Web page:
This paper presents a "geometric" test of MOND, checking whether the mass distribution implied by X-ray data follows from that of the stars. The answer seems to be Close, but No Cigar. (This is the same result obtained earlier for the same galaxy in paper [77], but now with better data from Chandra in which the perplexing pointiness of the X-ray isophotes found with ROSAT has gone away.)

The new data do show a significant is small (~20 degree) change of position angle between X-rays and the optical light, though it is instructive to view Fig. 1 and judge for oneself. There is also a slight offset between X-ray ellipticities and that predicted from mass-follows-light, though this doesn't seem to become significant until near the radius where one infers that something odd must be going on with dark matter as well. The radial mass profile is consistent with rho ~ r-2, as would be expected if MOND dynamics were interpreted in terms of dark matter.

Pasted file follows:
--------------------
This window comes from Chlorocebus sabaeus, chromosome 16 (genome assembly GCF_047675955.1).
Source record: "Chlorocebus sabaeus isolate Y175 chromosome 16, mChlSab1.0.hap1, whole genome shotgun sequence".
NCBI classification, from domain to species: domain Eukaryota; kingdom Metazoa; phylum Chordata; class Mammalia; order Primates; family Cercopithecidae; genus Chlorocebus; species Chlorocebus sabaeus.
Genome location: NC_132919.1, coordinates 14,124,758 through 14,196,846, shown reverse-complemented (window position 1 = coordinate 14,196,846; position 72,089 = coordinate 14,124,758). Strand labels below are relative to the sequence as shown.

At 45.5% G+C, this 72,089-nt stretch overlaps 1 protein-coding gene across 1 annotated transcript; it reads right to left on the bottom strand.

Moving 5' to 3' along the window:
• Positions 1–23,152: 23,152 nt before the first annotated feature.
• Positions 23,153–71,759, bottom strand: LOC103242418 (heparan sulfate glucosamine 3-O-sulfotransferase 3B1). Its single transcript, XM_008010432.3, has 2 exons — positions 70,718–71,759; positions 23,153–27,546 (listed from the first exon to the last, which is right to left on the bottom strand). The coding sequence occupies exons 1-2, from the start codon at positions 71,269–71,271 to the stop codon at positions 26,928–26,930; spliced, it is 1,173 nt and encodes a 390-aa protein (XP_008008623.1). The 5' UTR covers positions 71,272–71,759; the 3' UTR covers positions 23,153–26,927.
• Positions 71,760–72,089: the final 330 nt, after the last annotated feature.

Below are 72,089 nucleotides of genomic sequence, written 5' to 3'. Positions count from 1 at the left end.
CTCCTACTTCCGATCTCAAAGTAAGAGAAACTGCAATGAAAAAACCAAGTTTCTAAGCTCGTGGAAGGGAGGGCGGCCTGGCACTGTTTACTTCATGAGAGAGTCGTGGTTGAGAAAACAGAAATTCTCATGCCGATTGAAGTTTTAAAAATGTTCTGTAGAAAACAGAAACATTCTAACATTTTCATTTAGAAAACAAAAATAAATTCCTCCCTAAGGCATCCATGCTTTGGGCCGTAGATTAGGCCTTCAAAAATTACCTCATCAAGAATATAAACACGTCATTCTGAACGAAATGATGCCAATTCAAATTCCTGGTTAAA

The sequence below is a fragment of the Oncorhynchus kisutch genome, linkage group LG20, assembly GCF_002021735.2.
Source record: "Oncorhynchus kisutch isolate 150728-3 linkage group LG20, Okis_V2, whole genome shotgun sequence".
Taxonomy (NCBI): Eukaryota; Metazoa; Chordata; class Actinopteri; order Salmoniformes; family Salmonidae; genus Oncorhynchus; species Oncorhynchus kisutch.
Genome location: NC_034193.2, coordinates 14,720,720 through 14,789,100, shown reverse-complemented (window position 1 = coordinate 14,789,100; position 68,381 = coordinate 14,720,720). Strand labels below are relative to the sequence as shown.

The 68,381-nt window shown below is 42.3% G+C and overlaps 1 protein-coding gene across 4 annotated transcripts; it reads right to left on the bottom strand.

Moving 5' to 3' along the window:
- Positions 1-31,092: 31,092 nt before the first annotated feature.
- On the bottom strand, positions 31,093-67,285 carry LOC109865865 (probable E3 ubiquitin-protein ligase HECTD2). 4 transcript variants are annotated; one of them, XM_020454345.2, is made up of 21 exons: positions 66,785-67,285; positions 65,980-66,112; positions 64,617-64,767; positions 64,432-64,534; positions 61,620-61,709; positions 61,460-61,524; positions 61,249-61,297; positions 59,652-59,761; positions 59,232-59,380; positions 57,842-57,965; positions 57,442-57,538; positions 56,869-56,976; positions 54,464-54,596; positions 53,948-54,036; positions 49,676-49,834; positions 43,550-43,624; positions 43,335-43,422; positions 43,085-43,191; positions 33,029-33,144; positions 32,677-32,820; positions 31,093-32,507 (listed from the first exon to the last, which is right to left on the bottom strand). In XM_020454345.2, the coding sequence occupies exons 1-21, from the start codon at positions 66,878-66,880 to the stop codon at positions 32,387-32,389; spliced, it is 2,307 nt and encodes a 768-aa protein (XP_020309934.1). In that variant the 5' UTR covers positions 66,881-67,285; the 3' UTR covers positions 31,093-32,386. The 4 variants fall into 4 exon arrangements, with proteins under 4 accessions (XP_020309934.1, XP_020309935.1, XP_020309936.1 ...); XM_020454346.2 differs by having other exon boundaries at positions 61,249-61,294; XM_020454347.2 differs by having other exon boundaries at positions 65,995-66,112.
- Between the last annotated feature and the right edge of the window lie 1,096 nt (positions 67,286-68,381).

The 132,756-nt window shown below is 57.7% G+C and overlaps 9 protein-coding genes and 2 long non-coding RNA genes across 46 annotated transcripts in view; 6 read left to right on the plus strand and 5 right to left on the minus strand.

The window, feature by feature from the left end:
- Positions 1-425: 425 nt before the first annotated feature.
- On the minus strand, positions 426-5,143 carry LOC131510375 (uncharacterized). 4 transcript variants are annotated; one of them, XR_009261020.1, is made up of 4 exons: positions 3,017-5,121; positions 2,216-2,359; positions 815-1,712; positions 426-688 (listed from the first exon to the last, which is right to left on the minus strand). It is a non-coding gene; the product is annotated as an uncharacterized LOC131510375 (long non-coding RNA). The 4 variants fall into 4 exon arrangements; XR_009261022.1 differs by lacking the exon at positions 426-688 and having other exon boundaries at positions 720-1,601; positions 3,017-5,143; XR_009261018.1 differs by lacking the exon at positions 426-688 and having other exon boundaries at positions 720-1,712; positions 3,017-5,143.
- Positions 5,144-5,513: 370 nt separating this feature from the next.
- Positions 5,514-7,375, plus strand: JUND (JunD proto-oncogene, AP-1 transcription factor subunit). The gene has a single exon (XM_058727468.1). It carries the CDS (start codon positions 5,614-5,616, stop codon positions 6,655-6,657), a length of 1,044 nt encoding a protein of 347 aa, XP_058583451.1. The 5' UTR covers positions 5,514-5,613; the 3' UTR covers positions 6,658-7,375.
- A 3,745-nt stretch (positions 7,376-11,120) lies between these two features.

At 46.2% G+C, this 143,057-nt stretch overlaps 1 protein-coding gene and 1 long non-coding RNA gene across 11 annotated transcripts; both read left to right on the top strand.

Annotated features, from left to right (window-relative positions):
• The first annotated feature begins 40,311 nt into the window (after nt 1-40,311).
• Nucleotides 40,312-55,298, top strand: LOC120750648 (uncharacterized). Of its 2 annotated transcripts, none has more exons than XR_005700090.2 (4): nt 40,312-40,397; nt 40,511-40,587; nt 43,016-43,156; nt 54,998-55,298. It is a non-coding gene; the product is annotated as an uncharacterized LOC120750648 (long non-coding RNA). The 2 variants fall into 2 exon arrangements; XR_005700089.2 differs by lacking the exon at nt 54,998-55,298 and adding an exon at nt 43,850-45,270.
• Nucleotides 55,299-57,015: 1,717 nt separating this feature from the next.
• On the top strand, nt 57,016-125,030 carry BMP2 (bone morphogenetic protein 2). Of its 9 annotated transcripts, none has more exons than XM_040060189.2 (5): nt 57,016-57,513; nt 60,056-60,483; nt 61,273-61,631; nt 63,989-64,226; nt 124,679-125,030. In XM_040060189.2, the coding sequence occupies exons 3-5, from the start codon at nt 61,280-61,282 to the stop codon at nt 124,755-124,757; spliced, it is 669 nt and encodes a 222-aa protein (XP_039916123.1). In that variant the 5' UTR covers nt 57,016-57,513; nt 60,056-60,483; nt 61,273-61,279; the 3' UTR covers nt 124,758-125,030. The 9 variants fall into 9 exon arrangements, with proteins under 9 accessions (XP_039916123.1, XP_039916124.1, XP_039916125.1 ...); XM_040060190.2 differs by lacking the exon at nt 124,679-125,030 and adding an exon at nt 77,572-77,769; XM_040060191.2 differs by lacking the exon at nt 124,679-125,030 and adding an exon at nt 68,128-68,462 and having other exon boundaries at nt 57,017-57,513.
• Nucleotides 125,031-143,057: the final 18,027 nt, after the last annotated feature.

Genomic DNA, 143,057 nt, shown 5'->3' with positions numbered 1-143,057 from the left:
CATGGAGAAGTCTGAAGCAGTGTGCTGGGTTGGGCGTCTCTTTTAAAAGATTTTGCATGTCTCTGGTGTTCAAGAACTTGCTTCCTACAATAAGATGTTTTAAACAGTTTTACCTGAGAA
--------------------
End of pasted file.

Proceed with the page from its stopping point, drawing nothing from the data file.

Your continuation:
While data can always be improved, I don't think data quality is really the issue here. I am skeptical of the assumption in the analysis of perfect hydrostatic equilibrium. If we insist on this, the results seem just as odd in the context of dark matter as in MOND. That there is a shift in position angle at large radius seems to suggest that the system is not in equilibrium in either case. This isn't too surprising, as dynamical measurements imply that modest deviations from equilibrium are common at large radii in elliptical galaxies (Gerhard et al., e.g., paper 129.)

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